How to go to Visitation Without Throwing-Up

My name is Joshua and I have been going to visitation since I was born in October 1991. I have got there by car, van, 18 wheeler truck, train, taxicab and airplane. When I was a baby I didn't care.

When I got bigger I would cry not to go. My dad would hold me and I would shake and cry. I wasn't afraid of my mom I just did not want to go away. I wanted everyone I loved to stay around me. I traveled to visitation and home 4 to 6 times a year for the big holidays, spring break and summer.

Later I would get mad because my friends where I lived most of the time would get to do lots of stuff while I was gone. My dad said it was not only a order of the court but it was the right thing to do. It cost my mom and my dad a lot of money and trouble to send me back and forth. I would get upset and worried about going and sometimes I made a big deal out of it. I would say I never wanted to go ever again. Sometimes I would even throw-up.

My mom had to work a lot. I spent most of my time with a baby-sitter and sometimes with my grown-up half-sister and her children. I love my mom and would have a great time with her. I wouldn't be nervous or worried when I was with her.

Then last summer my mom said she probably would not have the money to have me for the summer. I got really upset. I was surprised because I thought I didn't want to go. But when I thought I couldn't go my feelings were hurt. Finally I did get to go for 9 days instead of 42 and I was happy. Now it looks like I won't get to see her much and I am sad about that. I would like to go and see her when I want to see her. Not when the judge or the money says I can.

Visitation has been a big thing in my life and I hope I can help you with yours. Joshua Evans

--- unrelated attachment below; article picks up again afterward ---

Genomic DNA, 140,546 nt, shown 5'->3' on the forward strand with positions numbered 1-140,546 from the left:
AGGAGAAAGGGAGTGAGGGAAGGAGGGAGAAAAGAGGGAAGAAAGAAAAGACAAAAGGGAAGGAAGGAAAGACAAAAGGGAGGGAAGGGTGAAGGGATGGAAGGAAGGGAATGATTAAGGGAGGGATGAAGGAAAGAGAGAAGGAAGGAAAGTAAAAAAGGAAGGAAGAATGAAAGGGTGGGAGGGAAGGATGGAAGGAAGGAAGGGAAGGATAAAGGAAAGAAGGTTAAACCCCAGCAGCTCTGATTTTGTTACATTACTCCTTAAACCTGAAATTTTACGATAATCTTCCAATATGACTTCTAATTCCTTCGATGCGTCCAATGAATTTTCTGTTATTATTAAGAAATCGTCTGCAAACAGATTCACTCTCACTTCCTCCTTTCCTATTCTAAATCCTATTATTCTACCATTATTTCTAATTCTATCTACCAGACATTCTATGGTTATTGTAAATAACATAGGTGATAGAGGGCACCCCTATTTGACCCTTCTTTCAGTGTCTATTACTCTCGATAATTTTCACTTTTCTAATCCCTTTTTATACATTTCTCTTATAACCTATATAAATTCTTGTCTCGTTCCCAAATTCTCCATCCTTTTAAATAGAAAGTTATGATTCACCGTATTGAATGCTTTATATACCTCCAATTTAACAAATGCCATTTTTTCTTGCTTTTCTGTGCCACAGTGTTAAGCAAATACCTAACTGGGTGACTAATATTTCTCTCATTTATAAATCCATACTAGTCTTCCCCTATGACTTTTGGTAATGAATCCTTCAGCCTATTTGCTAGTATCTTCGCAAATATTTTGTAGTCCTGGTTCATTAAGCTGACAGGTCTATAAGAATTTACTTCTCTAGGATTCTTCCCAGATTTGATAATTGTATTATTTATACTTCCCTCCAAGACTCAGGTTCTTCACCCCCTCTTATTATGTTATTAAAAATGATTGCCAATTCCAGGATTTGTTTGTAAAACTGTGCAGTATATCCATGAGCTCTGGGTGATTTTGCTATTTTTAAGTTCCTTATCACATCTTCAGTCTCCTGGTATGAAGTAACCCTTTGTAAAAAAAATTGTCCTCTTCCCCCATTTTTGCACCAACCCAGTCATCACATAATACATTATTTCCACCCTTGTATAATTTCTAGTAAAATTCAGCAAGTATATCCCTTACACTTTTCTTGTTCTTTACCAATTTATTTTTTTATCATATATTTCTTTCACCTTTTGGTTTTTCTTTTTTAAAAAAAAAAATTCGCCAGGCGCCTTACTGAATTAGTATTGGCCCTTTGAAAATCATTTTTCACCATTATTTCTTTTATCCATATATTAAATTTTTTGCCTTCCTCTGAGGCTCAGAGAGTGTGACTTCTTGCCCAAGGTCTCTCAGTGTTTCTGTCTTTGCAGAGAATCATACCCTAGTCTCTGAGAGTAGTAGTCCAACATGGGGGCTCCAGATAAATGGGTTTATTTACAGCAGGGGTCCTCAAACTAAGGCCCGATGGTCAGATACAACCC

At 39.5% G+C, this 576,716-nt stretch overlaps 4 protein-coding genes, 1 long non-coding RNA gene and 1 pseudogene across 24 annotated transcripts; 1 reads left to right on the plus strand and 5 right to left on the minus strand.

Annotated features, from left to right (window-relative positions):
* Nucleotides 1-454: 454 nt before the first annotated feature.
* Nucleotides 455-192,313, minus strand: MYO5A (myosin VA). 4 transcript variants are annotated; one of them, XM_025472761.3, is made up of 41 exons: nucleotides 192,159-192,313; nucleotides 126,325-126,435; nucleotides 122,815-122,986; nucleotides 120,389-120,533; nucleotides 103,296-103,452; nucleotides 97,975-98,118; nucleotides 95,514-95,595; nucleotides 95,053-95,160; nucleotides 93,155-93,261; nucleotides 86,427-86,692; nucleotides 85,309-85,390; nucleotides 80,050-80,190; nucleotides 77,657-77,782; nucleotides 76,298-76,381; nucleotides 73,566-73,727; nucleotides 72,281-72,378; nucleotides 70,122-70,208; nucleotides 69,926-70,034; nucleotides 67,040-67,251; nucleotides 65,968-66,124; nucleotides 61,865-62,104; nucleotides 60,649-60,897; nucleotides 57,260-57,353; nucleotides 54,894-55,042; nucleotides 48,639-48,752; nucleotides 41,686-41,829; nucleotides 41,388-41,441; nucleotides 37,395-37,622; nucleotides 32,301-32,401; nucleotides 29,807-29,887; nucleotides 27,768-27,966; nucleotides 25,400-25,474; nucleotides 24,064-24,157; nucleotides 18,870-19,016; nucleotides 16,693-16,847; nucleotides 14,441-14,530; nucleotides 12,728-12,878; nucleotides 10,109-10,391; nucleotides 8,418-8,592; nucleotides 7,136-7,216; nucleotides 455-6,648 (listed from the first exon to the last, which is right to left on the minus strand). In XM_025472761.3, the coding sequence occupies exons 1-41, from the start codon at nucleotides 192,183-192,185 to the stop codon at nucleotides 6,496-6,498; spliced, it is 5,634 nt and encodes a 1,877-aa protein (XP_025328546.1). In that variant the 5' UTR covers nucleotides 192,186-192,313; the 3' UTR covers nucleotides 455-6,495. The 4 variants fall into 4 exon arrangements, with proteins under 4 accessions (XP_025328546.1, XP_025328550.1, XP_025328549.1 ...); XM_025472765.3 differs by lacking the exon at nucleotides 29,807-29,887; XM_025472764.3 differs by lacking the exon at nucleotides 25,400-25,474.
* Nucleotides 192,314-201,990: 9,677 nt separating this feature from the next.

Example #1 from the book Example #2 from the book Table of Contents

Some grown-ups don't like the name of my book but they like the stuff in it. Children and grown-ups have reviewed my book so I hope you will not pay attention to the name and give me a chance to help. Josh.

Highly Recommend

My step-daughter often flew to Chicago when she was growing up to spend time with her father who had moved there. She adored her step sisters and brothers and always had a good time once she was in Chicago. But the thought of the trip and the return always daunted her. I analyzed this book in terms of how much solace it would have provided to her when she was about 10. I think the book would have been a brilliant resource for her.

The book has several different focuses which include:

  • 1. Things that children wish their divorced parents would do and not do.
  • 2. Things that children wish the other people in their lives would do and not do.
  • 3. Affirmations to deal with fears about visitations and other scary subjects.
  • 4. Advice on how to handle the trip with the most pleasure and least risk.
  • 5. Lists to help organize for the trip.
  • 6. Activities to do while traveling and during the visitation.
  • 7. Solace that others have done this before and survived just fine.

In that sense, this isn't a book designed to be read and memorized from beginning to end. It's more like a book to dip into selectively when one needs objective support. It might especially come in handy when a child cannot reach a parent by telephone to talk about her or his feelings.

I suspect that Joshua Shane Evans' step-mother gave him more than a little assist on this project. I salute her for doing so . . . and doing so without adding her name to the cover. Nice!

Helping Children and Parents since 1992